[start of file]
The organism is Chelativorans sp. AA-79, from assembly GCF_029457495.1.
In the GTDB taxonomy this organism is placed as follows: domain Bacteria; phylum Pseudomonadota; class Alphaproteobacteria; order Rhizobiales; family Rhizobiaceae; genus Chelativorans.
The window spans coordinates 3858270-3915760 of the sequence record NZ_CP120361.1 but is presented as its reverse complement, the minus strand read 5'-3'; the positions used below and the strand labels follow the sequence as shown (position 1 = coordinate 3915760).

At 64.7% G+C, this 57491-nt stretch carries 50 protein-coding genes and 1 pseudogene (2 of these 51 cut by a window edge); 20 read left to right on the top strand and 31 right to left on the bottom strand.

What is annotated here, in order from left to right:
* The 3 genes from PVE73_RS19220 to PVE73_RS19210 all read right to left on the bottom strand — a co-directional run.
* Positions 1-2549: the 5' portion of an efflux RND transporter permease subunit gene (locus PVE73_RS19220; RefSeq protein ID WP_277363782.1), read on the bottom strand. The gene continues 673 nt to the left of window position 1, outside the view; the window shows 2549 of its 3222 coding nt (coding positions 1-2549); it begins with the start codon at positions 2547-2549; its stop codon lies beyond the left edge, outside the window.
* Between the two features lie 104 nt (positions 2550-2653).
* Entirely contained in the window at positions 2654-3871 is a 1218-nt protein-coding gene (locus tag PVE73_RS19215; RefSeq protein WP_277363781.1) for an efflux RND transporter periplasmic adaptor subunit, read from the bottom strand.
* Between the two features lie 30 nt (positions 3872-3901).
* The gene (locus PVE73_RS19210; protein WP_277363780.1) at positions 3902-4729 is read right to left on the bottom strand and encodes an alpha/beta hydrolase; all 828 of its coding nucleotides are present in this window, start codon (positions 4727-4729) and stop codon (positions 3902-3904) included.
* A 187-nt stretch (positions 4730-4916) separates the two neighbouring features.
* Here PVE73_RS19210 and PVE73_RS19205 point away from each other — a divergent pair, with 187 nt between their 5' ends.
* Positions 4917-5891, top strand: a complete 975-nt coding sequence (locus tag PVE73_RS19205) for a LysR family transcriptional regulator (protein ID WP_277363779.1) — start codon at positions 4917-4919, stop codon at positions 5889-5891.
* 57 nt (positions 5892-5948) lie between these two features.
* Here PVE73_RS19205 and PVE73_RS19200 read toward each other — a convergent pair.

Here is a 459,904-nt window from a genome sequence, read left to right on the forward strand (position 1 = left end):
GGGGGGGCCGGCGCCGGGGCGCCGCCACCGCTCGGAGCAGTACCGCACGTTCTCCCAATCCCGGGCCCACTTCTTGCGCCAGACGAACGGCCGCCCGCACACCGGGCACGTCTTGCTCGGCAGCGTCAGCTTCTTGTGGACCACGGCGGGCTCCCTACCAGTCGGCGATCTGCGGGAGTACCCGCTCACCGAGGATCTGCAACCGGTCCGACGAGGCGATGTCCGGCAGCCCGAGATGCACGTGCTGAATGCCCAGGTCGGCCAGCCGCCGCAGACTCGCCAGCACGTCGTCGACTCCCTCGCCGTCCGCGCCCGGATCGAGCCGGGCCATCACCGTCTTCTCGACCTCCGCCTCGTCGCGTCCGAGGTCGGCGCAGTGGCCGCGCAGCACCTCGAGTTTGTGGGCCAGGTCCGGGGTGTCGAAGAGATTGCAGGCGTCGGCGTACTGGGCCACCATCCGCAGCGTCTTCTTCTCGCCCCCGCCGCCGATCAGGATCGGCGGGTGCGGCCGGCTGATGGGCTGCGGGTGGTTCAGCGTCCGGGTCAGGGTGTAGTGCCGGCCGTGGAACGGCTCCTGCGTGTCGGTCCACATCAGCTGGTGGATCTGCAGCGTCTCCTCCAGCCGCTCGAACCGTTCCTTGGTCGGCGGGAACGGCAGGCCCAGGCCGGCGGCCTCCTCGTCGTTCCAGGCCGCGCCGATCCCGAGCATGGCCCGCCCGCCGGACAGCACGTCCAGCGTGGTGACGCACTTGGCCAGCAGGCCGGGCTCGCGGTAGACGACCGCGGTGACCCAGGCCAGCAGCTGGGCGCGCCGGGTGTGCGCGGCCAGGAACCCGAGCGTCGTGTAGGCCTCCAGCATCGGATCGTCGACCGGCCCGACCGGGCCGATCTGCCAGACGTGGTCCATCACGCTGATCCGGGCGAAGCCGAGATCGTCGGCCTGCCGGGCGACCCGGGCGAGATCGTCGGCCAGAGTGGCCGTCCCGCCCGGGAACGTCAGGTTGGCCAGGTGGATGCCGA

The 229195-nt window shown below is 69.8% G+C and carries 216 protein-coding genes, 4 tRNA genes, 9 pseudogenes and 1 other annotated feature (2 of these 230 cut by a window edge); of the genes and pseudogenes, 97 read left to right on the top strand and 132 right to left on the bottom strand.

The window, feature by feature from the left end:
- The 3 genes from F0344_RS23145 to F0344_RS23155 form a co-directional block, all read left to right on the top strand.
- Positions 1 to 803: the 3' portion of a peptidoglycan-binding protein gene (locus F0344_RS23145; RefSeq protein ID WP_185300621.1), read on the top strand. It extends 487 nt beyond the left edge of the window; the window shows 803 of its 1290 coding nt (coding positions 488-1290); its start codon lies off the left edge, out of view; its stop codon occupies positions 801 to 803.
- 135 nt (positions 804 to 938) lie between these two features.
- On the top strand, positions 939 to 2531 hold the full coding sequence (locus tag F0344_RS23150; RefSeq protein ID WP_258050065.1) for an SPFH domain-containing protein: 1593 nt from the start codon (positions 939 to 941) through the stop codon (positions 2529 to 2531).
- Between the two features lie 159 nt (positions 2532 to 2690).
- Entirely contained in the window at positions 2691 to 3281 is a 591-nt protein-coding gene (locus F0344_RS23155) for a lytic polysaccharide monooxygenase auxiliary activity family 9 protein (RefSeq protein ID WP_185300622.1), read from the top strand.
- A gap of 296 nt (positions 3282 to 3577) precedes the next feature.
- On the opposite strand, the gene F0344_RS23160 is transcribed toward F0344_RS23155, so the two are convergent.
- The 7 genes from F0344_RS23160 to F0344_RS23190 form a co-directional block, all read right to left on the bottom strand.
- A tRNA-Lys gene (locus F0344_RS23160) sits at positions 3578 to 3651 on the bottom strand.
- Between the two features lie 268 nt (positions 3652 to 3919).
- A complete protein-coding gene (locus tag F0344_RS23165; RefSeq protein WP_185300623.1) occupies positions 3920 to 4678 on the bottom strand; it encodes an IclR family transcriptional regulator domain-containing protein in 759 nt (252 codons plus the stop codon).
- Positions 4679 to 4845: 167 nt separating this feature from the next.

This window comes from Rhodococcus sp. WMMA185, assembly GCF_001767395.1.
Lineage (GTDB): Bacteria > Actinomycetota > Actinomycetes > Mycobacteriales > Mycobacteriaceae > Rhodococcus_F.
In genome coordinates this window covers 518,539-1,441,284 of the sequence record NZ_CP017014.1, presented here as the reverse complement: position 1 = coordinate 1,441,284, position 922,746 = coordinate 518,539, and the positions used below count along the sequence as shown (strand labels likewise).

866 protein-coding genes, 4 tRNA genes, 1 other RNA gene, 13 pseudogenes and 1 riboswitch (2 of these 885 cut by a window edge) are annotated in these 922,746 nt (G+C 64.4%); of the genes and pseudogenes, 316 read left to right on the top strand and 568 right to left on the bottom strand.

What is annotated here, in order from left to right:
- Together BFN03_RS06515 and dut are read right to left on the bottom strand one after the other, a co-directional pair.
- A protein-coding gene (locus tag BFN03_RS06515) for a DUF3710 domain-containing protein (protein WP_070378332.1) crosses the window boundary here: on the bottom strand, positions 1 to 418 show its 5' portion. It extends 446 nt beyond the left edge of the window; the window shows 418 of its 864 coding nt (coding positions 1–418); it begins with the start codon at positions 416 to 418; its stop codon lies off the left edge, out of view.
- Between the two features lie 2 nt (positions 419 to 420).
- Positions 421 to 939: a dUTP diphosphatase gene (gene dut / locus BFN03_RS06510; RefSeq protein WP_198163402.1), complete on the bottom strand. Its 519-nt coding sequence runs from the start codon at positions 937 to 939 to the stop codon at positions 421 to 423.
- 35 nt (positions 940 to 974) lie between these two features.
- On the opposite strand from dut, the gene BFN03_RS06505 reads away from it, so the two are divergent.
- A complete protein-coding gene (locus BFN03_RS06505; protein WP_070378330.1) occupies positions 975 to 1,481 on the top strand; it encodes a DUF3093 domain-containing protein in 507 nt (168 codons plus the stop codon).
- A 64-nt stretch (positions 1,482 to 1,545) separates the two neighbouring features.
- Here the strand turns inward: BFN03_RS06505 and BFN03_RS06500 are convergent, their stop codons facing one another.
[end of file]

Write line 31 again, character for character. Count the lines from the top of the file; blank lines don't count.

- Between the two features lie 268 nt (positions 3652 to 3919).